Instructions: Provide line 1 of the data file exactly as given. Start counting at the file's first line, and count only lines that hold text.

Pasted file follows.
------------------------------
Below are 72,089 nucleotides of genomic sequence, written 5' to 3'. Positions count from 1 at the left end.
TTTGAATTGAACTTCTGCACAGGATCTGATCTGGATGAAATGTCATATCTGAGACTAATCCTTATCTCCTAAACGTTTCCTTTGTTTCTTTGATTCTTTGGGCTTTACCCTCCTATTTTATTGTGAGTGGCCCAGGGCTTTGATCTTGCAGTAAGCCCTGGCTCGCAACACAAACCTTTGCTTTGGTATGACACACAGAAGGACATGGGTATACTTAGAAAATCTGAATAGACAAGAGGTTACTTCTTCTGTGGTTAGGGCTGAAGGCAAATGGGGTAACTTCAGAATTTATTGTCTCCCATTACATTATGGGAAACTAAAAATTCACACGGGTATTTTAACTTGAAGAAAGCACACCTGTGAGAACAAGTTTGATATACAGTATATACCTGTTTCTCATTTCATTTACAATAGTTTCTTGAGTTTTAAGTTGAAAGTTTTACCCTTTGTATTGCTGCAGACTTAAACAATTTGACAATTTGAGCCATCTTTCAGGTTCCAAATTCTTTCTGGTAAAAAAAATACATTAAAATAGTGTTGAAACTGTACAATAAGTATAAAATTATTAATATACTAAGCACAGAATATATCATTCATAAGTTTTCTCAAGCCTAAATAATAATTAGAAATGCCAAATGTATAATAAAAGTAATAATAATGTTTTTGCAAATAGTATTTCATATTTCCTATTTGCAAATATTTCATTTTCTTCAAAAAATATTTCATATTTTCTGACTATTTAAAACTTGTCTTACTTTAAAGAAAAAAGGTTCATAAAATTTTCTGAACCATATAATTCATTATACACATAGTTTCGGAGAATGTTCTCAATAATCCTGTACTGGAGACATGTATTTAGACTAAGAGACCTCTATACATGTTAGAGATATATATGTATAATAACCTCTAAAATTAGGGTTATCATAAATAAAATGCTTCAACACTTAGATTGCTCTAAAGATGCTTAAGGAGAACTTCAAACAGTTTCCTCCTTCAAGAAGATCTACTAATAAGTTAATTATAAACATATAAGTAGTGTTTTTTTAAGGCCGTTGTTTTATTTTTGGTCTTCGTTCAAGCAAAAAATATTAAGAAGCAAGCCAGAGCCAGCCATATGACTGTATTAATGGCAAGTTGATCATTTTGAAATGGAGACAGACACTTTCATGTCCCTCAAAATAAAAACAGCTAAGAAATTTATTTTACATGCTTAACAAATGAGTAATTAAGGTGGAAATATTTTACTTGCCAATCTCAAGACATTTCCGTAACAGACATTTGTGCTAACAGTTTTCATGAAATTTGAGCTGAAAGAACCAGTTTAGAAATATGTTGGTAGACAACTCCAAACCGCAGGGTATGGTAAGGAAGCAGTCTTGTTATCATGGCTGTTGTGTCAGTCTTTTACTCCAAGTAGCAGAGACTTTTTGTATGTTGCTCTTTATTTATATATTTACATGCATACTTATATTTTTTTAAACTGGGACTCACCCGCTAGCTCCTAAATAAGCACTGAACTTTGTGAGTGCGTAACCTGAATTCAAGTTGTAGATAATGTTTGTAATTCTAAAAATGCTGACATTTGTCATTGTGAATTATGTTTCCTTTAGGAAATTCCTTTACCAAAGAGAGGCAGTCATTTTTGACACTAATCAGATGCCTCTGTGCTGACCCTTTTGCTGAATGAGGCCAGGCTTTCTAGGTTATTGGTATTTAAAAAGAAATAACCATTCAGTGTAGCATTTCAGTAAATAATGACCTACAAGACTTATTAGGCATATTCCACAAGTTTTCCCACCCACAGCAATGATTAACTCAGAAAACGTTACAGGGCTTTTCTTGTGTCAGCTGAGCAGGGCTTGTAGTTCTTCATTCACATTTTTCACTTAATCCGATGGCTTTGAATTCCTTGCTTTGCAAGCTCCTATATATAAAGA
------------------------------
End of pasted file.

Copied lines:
Below are 72,089 nucleotides of genomic sequence, written 5' to 3'. Positions count from 1 at the left end.